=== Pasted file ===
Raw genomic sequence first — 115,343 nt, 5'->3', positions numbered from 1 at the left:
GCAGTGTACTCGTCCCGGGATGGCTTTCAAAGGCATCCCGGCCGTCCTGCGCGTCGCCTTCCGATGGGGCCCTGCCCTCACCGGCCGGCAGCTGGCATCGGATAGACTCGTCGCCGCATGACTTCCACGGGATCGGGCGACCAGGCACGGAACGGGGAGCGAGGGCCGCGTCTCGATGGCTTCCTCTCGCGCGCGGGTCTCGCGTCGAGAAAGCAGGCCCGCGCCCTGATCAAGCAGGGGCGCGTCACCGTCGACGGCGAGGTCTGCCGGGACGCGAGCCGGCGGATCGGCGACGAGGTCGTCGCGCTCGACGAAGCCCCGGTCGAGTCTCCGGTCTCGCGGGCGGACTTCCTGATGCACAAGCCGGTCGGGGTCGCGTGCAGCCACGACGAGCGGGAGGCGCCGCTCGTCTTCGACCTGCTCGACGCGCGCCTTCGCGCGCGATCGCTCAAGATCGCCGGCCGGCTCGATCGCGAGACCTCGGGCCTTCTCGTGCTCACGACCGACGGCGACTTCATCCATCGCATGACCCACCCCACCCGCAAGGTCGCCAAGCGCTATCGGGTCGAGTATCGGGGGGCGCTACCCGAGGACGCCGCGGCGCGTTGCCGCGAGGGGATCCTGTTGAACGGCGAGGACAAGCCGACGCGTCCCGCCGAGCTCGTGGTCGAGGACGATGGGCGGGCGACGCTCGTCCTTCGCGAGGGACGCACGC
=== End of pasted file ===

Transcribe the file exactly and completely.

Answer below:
Raw genomic sequence first — 115,343 nt, 5'->3', positions numbered from 1 at the left:
GCAGTGTACTCGTCCCGGGATGGCTTTCAAAGGCATCCCGGCCGTCCTGCGCGTCGCCTTCCGATGGGGCCCTGCCCTCACCGGCCGGCAGCTGGCATCGGATAGACTCGTCGCCGCATGACTTCCACGGGATCGGGCGACCAGGCACGGAACGGGGAGCGAGGGCCGCGTCTCGATGGCTTCCTCTCGCGCGCGGGTCTCGCGTCGAGAAAGCAGGCCCGCGCCCTGATCAAGCAGGGGCGCGTCACCGTCGACGGCGAGGTCTGCCGGGACGCGAGCCGGCGGATCGGCGACGAGGTCGTCGCGCTCGACGAAGCCCCGGTCGAGTCTCCGGTCTCGCGGGCGGACTTCCTGATGCACAAGCCGGTCGGGGTCGCGTGCAGCCACGACGAGCGGGAGGCGCCGCTCGTCTTCGACCTGCTCGACGCGCGCCTTCGCGCGCGATCGCTCAAGATCGCCGGCCGGCTCGATCGCGAGACCTCGGGCCTTCTCGTGCTCACGACCGACGGCGACTTCATCCATCGCATGACCCACCCCACCCGCAAGGTCGCCAAGCGCTATCGGGTCGAGTATCGGGGGGCGCTACCCGAGGACGCCGCGGCGCGTTGCCGCGAGGGGATCCTGTTGAACGGCGAGGACAAGCCGACGCGTCCCGCCGAGCTCGTGGTCGAGGACGATGGGCGGGCGACGCTCGTCCTTCGCGAGGGACGCACGC